I woke up this morning and, as is the addiction, logged-in to the world. My social media was crowded with Thanksgiving messages. It felt good. So many revelations of gratitude. So many different reasons to be thankful. And I think to myself, what a wonderful world.
- While showering, I shivered when the hot water option failed. I cursed at the dis-comfort of the steady and strong torrent of a cool shower. Yet today, 780 million people – about one in nine – lack access to clean water. More than twice that many, 2.5 billion people, don’t have access to a toilet. That is nearly 35% of the world-population. Every third fellow habitat has no access to a toilet. No access to running water. And here I was missing my hot-water-on-tap. I hid my face in the towel and muttered a quite thank-you.
- Some days back, while researching income inequality, I reached the website ‘How Rich Am I‘. And discovered how rich I was. Astoundingly rich. Embarrassingly so. And while money can’t guarantee love, it provides access. And takes away access from those not so rich. Now I know, it will be ugly greed to dare and yodel if i was a rich-man anymore.
- My riches have been accumulated through wages that a job with a global organization provides. And this job was acquired by displaying knowledge and a network fueled by education that is privileged. Unfortunately today, even basic simple education remains a luxury. Nearly a billion people … (are) unable to read a book or sign their names and two thirds of them are women. And they will live, as now, in more desperate poverty and poorer health than those who can. They are the world’s functional illiterates—and their numbers are growing.
- I am lucky to have friends. Amongst them, there are many who are doctors of medicine. Not only do I have friends but I am friends with Doctors with access to quality healthcare. Although the percentage of the world’s population without access to essential medicines has fallen from an estimated 37% in 1987 to around 30% in 1999, the total number of people without access remains between 1.3 and 2.1 billion people. Lack of access is particularly concentrated in Africa and India.I am so thankful that when needed, I will be able to get treated by the best.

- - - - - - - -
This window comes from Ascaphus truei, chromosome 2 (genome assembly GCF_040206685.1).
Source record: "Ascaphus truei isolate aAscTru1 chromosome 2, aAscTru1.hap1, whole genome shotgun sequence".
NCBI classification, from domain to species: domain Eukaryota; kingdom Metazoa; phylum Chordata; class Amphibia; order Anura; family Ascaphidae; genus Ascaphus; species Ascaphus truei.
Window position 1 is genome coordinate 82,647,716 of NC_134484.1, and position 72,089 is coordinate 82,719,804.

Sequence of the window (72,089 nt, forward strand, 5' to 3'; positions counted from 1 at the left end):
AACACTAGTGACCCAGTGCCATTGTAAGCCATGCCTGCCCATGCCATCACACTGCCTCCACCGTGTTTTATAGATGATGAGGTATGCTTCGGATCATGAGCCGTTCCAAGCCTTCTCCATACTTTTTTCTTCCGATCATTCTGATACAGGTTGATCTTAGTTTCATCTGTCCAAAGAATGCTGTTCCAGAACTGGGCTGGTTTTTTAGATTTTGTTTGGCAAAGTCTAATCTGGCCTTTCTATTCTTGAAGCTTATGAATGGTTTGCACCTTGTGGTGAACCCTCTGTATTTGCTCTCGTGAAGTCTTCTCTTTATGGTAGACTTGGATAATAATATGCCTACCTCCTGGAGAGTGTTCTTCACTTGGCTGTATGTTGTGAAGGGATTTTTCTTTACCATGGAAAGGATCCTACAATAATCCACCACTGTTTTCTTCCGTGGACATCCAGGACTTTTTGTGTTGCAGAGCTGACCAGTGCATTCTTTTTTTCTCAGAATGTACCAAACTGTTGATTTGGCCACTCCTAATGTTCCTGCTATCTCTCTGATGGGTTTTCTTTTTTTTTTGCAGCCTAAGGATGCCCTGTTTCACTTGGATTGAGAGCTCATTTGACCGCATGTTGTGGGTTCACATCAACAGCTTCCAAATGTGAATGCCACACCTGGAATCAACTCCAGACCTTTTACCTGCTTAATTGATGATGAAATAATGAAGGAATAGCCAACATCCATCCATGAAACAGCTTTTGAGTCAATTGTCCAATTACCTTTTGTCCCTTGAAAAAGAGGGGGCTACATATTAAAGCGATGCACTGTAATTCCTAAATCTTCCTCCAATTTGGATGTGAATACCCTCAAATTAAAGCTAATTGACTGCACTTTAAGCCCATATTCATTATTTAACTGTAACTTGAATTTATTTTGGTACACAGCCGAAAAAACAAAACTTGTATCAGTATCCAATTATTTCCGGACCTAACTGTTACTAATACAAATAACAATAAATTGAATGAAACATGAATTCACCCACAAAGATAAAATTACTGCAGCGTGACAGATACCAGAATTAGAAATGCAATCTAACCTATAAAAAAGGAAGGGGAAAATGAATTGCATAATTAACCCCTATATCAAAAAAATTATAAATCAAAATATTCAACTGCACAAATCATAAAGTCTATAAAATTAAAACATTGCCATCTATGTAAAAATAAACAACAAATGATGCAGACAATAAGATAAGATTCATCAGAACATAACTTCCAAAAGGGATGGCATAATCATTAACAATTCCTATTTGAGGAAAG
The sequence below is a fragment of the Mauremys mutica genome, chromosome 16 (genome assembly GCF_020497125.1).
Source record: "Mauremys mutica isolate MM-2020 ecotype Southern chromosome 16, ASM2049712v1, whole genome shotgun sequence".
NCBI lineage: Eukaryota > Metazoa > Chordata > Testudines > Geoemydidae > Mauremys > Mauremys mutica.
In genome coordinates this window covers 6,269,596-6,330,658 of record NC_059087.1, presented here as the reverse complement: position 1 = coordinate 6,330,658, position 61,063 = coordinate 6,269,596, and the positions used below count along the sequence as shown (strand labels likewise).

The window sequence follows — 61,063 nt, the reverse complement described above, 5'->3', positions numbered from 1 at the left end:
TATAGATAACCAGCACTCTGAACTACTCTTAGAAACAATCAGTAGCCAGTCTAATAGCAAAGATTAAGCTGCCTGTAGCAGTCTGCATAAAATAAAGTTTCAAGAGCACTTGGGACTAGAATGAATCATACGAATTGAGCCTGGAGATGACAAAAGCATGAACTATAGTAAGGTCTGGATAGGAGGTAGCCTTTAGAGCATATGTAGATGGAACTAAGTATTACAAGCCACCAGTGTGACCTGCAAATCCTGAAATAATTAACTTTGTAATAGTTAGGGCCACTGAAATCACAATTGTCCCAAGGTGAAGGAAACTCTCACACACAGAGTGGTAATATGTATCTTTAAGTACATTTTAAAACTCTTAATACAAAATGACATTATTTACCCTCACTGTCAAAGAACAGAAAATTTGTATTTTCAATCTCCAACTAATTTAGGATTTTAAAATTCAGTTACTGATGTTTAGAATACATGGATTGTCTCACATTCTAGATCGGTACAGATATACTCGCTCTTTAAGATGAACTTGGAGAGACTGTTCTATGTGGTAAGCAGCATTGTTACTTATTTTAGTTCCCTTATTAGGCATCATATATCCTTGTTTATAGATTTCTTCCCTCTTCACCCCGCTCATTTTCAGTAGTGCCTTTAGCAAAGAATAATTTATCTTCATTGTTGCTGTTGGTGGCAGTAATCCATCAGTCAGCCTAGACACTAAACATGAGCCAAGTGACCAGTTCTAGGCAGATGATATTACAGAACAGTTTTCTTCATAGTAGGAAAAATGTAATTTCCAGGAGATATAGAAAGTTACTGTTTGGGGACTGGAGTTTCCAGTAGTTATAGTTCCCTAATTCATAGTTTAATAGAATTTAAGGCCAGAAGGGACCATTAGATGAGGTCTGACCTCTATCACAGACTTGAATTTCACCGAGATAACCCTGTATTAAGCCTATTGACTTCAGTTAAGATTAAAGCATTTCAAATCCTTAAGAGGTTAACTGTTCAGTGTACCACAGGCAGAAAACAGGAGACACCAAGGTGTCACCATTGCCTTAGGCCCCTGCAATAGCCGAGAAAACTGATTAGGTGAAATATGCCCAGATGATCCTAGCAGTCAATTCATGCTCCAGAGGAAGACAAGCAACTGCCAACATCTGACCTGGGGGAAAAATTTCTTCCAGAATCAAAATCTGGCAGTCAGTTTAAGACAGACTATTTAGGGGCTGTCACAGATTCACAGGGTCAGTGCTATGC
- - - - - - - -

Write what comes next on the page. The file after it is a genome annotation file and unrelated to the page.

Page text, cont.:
- I was the youngest amongst my siblings. And it was fun. I am not sure if my parents made a conscious choice of having four but my wife and I consciously agreed on two. Imagine not having this choice. The choice to procreate or not. The choice to give birth – once or many more times. And therefore, I am delighted that China will have an estimated 2 million to 3 million more babies each year, thanks to the latest relaxation of the country’s long-standing one-child policy.
- I love visiting temples, churches, mosques and other places of worship. And I visit these places of worship to witness people – not gods. It is in these halls, rooms, caves, gardens that I witness the best of humanity. The believer’s belief in the supreme, in charity, in faith, in goodness, in the purity of giving. But God is not an absolute nor is he everywhere: nearly 70 percent of the world … live in countries with high restrictions on religion, the brunt of which often falls on religious minorities.
- And it feels good to have crossed the nadir of the U-curve. Research has shown that as people move towards old age they lose things they treasure—vitality, mental sharpness and looks—they also gain what people spend their lives pursuing: happiness. And this research has been validated by a recent giant telephone poll of 340,000 people showed that after 50, people start progressively getting happier.At 52, I am happy to agree.
theyeahway: with each day, in many small ways, it is getting better. All the time. For you. By you?